Wednesday, February 09, 2011

Ah Hollywood

STATUS: Because it’s like zero degrees in Denver, we are listening to Escape to Margaritaville on XM radio. Does anyone have some sunscreen?

What’s playing on the XM or iPod right now: VOLCANO by Jimmy Buffett

I guess yesterday’s post rubbed some of the glittery shine off the idea of a big Hollywood film deal. The reality of how much of a share an author can expect is often a bit eye-opening. Sorry to be the one to deliver the bad news.

In order for a Studio to have the right to base a film on a book, they have to option the rights to the book. Sometimes these options can be good money—like high five figures or six figures. Most tend to be more modest though.

In fact, sometimes the best scenario is to have the producers or Studio continually renew the option but never produce the actual movie. It’s like free money every 18 months….

As I’ve never had stars in my eyes regarding Hollywood, I always advise authors to carefully consider whether they really want to sell the dramatic rights for their books.

1. Can they live with a bad script and/or a bad movie?
2. Do they understand that they may have very little say in the screenplay or the plot elements of the movie?
3. Do they understand that sometimes a movie made does not translate into a ton of book sales?
4. Do they realize that Hollywood can often be condescending to the authors whose books they’ve bought to translate to the screen?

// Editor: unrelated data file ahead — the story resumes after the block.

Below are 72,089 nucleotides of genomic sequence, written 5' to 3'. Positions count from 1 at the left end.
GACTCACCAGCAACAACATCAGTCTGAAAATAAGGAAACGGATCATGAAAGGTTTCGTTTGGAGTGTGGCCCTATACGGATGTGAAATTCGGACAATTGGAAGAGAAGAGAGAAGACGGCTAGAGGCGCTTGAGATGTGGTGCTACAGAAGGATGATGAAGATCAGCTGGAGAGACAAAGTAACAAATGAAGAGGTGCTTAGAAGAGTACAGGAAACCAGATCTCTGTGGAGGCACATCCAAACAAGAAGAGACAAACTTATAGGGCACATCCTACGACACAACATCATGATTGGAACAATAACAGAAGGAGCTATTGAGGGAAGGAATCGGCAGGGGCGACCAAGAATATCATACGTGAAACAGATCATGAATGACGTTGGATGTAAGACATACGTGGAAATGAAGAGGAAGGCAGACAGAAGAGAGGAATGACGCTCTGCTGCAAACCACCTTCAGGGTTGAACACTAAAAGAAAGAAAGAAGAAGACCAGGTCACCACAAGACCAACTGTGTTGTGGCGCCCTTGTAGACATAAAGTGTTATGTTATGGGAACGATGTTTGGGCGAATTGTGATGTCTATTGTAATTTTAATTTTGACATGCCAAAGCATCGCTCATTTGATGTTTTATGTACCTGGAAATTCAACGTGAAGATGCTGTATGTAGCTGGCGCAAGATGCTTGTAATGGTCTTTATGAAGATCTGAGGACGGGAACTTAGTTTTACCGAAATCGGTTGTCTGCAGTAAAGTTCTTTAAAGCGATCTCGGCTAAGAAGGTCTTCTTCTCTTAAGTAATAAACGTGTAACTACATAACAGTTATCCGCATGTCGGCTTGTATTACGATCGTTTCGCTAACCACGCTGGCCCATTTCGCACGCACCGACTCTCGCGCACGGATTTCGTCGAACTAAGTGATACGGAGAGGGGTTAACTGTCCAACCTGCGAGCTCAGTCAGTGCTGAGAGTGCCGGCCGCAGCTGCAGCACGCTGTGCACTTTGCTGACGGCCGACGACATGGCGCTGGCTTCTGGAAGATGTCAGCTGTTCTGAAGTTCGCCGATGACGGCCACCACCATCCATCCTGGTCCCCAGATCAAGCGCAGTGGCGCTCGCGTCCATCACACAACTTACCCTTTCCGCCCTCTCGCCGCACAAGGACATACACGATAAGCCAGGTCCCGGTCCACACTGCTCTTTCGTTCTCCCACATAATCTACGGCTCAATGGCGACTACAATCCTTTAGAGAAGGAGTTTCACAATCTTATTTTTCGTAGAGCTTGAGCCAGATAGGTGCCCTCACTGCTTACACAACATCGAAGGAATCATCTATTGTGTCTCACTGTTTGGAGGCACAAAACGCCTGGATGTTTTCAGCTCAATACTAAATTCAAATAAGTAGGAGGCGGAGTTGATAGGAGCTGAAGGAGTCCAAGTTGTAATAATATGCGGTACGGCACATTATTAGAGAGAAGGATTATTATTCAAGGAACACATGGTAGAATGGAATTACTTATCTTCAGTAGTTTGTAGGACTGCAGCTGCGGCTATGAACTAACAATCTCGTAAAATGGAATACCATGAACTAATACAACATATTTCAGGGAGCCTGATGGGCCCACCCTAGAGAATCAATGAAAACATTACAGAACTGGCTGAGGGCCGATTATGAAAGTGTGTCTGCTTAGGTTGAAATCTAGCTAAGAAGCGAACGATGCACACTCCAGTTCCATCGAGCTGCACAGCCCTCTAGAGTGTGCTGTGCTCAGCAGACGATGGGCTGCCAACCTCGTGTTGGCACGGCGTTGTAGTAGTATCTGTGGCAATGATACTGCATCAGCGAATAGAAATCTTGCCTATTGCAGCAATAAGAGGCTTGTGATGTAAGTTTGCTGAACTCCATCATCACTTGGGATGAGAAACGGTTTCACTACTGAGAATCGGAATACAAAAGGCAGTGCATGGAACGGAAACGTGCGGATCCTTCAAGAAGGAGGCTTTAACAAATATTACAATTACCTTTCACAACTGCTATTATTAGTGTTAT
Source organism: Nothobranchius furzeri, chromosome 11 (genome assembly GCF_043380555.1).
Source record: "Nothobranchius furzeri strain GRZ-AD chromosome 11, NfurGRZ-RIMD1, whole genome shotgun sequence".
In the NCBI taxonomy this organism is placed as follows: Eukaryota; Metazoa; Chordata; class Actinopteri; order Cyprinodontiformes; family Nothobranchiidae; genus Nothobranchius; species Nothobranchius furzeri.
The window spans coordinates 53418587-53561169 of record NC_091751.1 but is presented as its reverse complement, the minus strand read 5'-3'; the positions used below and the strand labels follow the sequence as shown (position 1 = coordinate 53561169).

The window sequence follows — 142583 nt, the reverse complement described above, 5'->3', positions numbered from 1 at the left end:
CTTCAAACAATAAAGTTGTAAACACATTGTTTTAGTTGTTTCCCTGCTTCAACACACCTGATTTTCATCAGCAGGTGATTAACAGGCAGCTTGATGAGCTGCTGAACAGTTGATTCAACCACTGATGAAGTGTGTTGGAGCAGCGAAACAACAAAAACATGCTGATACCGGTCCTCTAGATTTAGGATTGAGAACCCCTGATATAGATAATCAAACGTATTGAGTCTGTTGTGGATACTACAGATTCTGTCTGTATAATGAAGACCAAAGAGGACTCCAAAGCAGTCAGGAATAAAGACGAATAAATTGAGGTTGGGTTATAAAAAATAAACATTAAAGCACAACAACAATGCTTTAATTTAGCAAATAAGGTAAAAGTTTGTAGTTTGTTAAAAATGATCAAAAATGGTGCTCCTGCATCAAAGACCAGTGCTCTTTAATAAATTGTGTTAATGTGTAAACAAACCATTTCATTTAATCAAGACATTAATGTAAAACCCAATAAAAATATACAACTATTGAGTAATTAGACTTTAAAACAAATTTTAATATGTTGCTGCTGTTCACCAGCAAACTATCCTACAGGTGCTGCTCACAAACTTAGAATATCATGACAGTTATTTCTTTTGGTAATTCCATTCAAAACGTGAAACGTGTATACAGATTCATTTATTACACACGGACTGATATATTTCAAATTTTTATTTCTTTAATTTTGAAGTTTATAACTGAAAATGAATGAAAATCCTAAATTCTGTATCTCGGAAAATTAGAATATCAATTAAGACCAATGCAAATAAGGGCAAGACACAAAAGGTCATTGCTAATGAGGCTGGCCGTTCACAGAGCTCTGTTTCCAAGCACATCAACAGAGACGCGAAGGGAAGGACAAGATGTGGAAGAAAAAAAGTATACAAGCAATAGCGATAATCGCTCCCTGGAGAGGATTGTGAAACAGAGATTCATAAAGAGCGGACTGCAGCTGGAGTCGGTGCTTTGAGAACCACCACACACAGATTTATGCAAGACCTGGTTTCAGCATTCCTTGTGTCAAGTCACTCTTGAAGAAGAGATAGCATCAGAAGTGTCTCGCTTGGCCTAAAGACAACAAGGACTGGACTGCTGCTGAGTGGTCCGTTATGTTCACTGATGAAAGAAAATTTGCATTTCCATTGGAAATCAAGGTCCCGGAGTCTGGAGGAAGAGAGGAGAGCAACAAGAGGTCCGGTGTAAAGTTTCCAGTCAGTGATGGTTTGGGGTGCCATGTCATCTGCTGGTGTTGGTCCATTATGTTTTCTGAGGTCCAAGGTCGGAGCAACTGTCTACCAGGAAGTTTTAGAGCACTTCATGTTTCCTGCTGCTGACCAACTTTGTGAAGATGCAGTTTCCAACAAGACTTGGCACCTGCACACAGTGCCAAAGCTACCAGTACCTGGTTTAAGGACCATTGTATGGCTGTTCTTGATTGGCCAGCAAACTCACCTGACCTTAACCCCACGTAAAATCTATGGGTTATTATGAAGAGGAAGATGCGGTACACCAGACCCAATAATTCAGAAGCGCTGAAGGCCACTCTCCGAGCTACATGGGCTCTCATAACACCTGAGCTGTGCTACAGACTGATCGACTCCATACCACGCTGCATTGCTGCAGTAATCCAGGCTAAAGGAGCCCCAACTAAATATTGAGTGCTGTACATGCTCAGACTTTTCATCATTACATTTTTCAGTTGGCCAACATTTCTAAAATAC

5. Do they understand that the film co-agent could put together the absolutely best package of producer, screenwriter, studio, and acting talent and there is still the possibility that a bad movie will be made?

If an author is okay with all of the above, then we can shop the film rights. If not, better to wait until the author is in a more powerful position and has leverage to be able to dictate better terms.

And, I also tell them that a movie could be the best 2 hour commercial your books will have and that can translate into lots of book sales.

Which is also why I’m hyper vigilante about “publishing rights clauses” in any film contract and why I will have the author walk away from any contract that might encumber or infringe on their publication rights. In fact, I’ve threatened to walk away any number of times because Hollywood tried to grab some of those rights.

After all, publication is an author’s main venue for earning money. That must be protected at all costs.